I was on a bus trying to catch the 17:45 train to Dublin. I was sweating because the bus from the university was always late. Even the thought of me having to run up to the station from O’Connell street in Limerick made me feel exhausted.
The driver had the radio on and the whole bus was listening to live reports from New York. It sounded all very much like the 1938 Orson Welles’ famous ‘War of the Worlds‘ radio broadcast.
Luckily, I made it to the Dublin train on time. By the time it arrived in Heuston Station, it really seemed as if the end of the world was near.
There are days everybody remembers. You know what you were doing. The 9th of September 2001 is a universal one. Then, we all have our personal ones we’ll never ever forget.
Over the past few days, Pádraig has been doing some more exciting things. Stuff, you’d never had thought were possible or existed.
One of the things you’d never thought would be possible was me holding him from the back and two people on each of his sides moving his legs forward. By the time Pádraig had crossed the room ‘walking’ I was “fix und ferrite”, meaning I was sweating like a pig, my heart beat was at a level only known to sprinters, and my legs were shaking as if I had just finished climbing Croagh Patrick. But I was *so* proud. – It’s amazing what you can do with the right encouragement, support, and guidance.
The idea is the same as the one of the fish and the fishermen. It’s the story of teaching people how to fish rather than giving them fish to eat – if you want them to survive long term.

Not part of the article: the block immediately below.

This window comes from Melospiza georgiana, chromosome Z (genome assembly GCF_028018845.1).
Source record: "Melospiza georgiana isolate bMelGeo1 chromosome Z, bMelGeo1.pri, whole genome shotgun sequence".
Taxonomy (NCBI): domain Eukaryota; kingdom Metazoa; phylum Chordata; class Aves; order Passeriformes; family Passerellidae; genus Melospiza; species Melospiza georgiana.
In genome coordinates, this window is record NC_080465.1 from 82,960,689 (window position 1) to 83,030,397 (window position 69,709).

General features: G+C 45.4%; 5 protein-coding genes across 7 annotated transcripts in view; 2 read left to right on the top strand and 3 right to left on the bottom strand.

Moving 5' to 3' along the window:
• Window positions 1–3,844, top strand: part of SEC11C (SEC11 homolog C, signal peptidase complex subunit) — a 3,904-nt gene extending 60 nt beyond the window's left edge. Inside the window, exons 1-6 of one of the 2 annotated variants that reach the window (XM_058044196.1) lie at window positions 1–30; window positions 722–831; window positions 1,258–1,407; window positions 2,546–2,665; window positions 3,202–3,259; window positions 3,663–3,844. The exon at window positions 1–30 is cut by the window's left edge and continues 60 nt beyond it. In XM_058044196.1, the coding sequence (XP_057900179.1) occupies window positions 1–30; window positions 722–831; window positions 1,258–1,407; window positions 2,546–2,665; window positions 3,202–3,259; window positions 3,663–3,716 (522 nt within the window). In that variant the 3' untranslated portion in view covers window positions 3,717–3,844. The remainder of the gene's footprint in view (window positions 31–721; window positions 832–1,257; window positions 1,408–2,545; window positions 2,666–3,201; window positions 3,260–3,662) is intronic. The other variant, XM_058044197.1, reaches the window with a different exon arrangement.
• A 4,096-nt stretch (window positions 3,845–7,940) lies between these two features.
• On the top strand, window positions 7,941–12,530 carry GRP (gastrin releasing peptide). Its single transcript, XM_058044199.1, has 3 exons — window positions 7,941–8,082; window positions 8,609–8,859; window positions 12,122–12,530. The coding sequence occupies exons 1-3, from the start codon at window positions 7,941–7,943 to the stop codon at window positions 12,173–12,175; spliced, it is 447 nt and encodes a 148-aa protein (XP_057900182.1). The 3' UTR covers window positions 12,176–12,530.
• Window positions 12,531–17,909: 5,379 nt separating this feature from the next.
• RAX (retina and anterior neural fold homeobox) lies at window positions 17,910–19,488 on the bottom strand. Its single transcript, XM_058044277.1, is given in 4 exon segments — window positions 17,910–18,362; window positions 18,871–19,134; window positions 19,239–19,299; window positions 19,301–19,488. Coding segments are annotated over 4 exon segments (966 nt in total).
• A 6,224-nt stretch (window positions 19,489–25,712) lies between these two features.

One thing we’d never thought existed is a whole new approach to Music Therapy. In Hamburg, Pádraig had two really nice music therapists with whom he got on very well. They sang songs with him, played music, connected.
Yesterday and today, Pádraig went into a whole new therapy room here in the Rehab Centre in Pforzheim which brings a whole new meaning to ‘music therapy’.
Have a look.
It’s what I’d call a disco, or what you’d probably call a ‘club’-type setup: lights and dance music, with deep, deep basses that go through your stomach and your whole body. Especially if the bass booster sits on your stomach, under your wheelchair or underneath a bean bag.
Pádraig’s reaction to it was great and surprising: he was absolutely relaxed and obviously completely and utterly enjoyed the ‘noise’!
To enhance the experience, there is a several kilo heavy special blanket we placed on top of Pádraig. He looked even more relaxed.
In a way its simple. What an experience: great music, literally going through your stomach, stimulating senses, provoking reactions, kick-starting action.
Just another example of a really unconventional approach to therapy. But isn’t it amazing?
Von wegen: fix und fertig. This is not the end. This is all just the beginning. Watch him!